In conditions of current Western ideology of PC, uman rites, other progressive shibboleths, we should avoid going to war at all cost for we can never win, we have the hardware, lack the guts to do what war demands if it’s to be won – the destruction of the enemy either through annihilation or capture. In Iraq, we did neither. If we did what general Sisi is pursuing in Egypt the IS thugs wouldn’t be cutting throats of Christians, raping women, enslaving children. Most of them are former Saddam’s officers we let go. Lunacy.

  • Tony_E

    Seems lots of Brits are quite eager to send other people’s sons to die.

    • Alexsandr

      Maybe we should have in international brigade. all the people wanting to fight in Iraq can go.

    • Augustus

      Yes, they must be so self-loathing as to prefer to support and defend the very people who seek the extermination of their own kith and kin.

  • the viceroy’s gin

    “There’s been a lot written this week about whether or not to fight the Islamic State in Iraq. This time the consensus among Spectator writers is that Britain should”


    Goodness, it certainly sounds like you Speccie kids are resolute. So, when can we expect you stalwarts to report for duty against the islamofascists over there?

    You know, to demonstrate the principled nature of your Speccie “consensus” .

  • Augustus

    Kurdish forces, with American air assistance, are reported to have now taken back ‘parts’ of the Mosul dam, which was of great strategic importance. But how much of it is still in the hands of the terrorists? Could IS still blow it open causing a great tidal wave putting even Baghdad under water?

  • woodenfish

    Should we go to war? Such a scary idea, such a scary choice of words. Well, today’s BBC news has shown us the Bishop of Manchester saying we should “consider the military option.” OK, Bishop, let’s do that. By the way, the military option means bombing IS fighters and equipment from the air, and results in lots of them being blown to pieces. Got that, Bishop? Lots of people being killed by bombs. Are you in favour of that? Yes or no? Speak up, we can’t hear you.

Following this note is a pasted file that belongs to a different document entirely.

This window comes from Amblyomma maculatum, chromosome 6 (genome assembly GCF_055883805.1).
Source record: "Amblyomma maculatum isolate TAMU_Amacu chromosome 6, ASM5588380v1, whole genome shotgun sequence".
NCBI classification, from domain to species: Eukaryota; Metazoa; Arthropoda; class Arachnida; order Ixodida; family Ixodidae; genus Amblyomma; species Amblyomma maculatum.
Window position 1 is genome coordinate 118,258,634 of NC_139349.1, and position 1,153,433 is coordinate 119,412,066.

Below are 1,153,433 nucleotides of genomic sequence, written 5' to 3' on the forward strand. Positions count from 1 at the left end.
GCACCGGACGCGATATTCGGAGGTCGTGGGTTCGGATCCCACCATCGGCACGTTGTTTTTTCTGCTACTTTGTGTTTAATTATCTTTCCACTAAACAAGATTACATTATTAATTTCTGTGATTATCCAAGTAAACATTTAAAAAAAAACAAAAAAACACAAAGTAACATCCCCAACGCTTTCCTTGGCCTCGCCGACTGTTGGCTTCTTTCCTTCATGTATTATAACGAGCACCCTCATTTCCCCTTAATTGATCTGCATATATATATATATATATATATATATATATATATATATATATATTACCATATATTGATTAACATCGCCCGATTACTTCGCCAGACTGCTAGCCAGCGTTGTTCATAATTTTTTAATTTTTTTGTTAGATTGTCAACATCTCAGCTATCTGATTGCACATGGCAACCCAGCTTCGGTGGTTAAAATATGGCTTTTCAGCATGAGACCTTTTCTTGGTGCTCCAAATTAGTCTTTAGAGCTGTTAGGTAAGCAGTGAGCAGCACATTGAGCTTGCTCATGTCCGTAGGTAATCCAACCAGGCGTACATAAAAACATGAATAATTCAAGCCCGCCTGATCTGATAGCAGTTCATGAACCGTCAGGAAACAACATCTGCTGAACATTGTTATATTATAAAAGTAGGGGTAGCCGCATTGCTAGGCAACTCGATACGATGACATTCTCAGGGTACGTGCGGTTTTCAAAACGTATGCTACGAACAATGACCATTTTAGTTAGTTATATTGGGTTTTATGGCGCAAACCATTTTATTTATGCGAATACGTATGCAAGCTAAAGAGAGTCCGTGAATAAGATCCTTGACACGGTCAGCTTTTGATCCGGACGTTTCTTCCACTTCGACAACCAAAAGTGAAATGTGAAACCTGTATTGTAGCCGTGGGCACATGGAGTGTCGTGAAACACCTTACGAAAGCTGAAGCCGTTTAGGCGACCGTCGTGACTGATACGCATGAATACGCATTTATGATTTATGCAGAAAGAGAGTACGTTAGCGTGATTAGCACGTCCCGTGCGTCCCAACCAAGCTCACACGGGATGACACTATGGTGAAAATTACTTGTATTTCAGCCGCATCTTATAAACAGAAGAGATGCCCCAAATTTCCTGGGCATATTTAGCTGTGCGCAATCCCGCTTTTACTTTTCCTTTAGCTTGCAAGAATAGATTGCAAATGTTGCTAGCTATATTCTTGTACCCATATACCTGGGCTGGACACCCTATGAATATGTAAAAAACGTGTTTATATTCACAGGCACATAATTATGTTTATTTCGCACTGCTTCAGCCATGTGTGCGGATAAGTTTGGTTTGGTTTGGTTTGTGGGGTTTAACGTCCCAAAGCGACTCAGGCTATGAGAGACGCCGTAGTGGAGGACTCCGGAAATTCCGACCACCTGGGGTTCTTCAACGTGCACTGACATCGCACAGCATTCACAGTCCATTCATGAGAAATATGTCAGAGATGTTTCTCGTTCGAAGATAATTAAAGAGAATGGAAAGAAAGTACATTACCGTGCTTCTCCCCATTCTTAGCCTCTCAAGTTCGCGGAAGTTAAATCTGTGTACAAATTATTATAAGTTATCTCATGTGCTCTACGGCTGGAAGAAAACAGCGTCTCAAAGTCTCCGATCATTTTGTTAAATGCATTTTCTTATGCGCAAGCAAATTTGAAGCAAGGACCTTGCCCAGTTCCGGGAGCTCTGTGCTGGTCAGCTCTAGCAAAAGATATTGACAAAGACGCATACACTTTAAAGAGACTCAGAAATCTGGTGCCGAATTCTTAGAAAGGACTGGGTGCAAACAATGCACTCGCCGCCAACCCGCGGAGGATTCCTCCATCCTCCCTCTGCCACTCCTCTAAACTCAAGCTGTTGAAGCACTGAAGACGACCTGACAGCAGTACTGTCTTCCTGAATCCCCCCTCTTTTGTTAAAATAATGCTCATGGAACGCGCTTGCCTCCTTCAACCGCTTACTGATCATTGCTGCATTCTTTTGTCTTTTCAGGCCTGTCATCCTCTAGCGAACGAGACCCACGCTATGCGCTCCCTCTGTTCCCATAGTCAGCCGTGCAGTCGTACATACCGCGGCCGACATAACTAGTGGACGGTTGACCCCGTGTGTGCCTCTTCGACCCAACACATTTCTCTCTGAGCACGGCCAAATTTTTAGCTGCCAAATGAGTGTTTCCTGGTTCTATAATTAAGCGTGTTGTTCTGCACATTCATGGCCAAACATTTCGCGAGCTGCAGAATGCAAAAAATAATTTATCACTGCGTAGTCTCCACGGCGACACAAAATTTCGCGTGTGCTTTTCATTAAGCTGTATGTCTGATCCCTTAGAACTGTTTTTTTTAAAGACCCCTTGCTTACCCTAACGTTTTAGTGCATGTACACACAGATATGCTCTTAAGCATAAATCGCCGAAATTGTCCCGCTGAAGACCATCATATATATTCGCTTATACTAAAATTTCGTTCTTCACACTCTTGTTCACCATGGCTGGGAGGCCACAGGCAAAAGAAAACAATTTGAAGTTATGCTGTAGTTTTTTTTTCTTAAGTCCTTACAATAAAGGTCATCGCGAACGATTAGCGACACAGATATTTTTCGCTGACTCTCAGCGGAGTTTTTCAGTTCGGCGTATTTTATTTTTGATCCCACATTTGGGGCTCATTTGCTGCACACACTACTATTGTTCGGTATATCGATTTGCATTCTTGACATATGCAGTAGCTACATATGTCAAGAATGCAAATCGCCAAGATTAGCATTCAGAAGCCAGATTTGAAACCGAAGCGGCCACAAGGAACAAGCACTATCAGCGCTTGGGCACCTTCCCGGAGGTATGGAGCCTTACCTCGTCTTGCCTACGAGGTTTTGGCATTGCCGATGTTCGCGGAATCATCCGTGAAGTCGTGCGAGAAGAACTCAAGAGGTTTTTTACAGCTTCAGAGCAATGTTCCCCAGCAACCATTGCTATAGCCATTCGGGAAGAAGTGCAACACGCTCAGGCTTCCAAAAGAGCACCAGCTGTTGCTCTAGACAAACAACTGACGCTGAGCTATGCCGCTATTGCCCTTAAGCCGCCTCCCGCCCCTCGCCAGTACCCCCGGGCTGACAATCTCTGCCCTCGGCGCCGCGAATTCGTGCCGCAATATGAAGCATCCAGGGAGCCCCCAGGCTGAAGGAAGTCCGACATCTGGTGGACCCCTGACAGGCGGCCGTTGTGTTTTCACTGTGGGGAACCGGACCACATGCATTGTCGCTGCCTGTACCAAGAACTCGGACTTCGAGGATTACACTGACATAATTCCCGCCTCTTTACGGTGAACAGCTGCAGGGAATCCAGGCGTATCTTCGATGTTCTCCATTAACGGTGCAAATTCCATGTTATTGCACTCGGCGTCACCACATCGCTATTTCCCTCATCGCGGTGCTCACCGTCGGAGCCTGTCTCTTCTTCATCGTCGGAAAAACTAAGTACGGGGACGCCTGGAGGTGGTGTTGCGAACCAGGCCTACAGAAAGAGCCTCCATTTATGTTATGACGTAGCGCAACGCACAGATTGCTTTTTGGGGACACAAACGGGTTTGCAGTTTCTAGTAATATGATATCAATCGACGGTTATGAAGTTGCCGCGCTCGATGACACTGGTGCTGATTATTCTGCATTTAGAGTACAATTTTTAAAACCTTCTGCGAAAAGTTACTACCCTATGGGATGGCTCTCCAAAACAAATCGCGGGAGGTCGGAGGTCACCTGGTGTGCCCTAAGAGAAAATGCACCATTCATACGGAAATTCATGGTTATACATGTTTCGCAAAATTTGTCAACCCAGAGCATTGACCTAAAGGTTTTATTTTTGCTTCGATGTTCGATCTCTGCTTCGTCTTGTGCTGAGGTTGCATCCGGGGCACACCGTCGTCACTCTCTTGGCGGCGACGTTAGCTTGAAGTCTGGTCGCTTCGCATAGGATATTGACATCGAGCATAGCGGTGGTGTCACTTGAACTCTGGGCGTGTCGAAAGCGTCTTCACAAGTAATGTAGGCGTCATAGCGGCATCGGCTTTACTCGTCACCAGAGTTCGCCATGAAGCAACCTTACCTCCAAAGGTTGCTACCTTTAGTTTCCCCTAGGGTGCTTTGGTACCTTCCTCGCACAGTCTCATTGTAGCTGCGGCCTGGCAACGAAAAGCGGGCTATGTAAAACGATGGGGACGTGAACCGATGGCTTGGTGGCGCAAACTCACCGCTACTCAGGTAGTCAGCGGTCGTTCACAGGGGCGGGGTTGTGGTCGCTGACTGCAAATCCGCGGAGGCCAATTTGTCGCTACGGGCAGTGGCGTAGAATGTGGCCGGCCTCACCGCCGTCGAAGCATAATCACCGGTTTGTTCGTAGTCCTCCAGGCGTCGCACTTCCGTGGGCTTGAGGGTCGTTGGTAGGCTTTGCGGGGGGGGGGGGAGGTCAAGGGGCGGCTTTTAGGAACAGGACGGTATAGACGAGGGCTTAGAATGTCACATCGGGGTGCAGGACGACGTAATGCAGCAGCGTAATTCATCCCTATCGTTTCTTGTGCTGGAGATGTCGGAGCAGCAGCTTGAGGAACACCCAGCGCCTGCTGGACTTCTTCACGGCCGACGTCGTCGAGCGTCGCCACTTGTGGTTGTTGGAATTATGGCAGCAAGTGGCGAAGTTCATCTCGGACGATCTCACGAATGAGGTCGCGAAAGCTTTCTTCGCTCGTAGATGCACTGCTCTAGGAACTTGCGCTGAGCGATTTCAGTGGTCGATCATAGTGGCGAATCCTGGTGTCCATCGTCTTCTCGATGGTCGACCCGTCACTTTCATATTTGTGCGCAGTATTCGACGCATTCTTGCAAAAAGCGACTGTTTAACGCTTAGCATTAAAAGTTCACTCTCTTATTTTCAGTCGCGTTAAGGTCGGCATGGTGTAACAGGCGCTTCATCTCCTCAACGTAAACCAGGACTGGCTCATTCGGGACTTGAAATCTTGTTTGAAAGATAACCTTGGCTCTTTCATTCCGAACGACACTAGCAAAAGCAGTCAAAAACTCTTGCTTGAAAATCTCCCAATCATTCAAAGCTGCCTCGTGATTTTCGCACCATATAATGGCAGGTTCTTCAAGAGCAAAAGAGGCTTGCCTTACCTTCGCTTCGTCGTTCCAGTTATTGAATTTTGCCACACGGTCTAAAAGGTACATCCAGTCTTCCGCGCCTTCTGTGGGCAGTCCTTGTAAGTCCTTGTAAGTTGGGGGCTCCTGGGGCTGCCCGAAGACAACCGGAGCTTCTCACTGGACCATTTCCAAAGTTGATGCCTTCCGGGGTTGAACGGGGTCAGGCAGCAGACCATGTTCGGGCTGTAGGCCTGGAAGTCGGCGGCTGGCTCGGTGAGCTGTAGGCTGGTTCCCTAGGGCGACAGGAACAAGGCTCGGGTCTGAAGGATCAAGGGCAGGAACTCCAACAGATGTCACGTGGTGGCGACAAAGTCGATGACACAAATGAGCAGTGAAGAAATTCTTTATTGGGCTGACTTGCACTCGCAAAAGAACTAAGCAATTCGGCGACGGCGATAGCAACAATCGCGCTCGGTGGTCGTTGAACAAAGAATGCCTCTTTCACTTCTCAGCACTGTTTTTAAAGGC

The Bishop also thinks that we should give Iraqi Christians and Yezidis the option of re-making their lives in the UK. He thinks that there has been a long, deafening silence about the fate of those people “from the top.” He is right. The silence has been especially deafening from the Church leadership. Well, never mind, because now, at last, he has spoken. So perhaps he could tell us how much money the Church of England will be giving to the project from its vast wealth, and how many bishops’ palaces could be converted into homes for the Iraqi Christians he wants to welcome. Or is the general population supposed to absorb all the newcomers, as usual? Which is it? Come on Bishop, speak up. We can’t hear you.

    Dropping bombs on IS fighters and killing as many of them as possible seems an excellent idea to me. But our real fight with Islamic loonies is not in Iraq, but here in Britain. I’m in favour of deporting the troublemakers (where to? The Caliphate, of course) and not letting any more in. Do you agree, Bishop of Manchester? Or not? Bishop? Bishop…?

    • Wessex Man

      You ignorant piece of work with your stupid socialist attack on our Church, we have been campaigning for sometime to settle Syrian and Iraqi Christians as the French and Germans have already pledged to! Never in my wildest drams did I think that IS would also attack the Yazidis as cruelly has they have.

      Our last Just War was the Falklands War this would be such a war!

      • woodenfish

        You seem to misunderstand me, and perhaps that’s my fault. To be more clear: I am in favour of war against IS. That means killing people. If the Bishop of Manchester also favours killing people (a surprising position for a churchman), I would like him to say so clearly. Saying we should “consider the military option” is simply bleating, like the ever-half-hearted David Cameron.

        Regarding the resettlement of more Iraqis in the UK: like many people who post here, I think the UK already has too many immigrants. If anyone wants to bring in any more, let them say where they should be settled and who is to pay for them. That is not unreasonable, nor “socialist”. But whether I am an “ignorant piece of work” is of course for others to decide.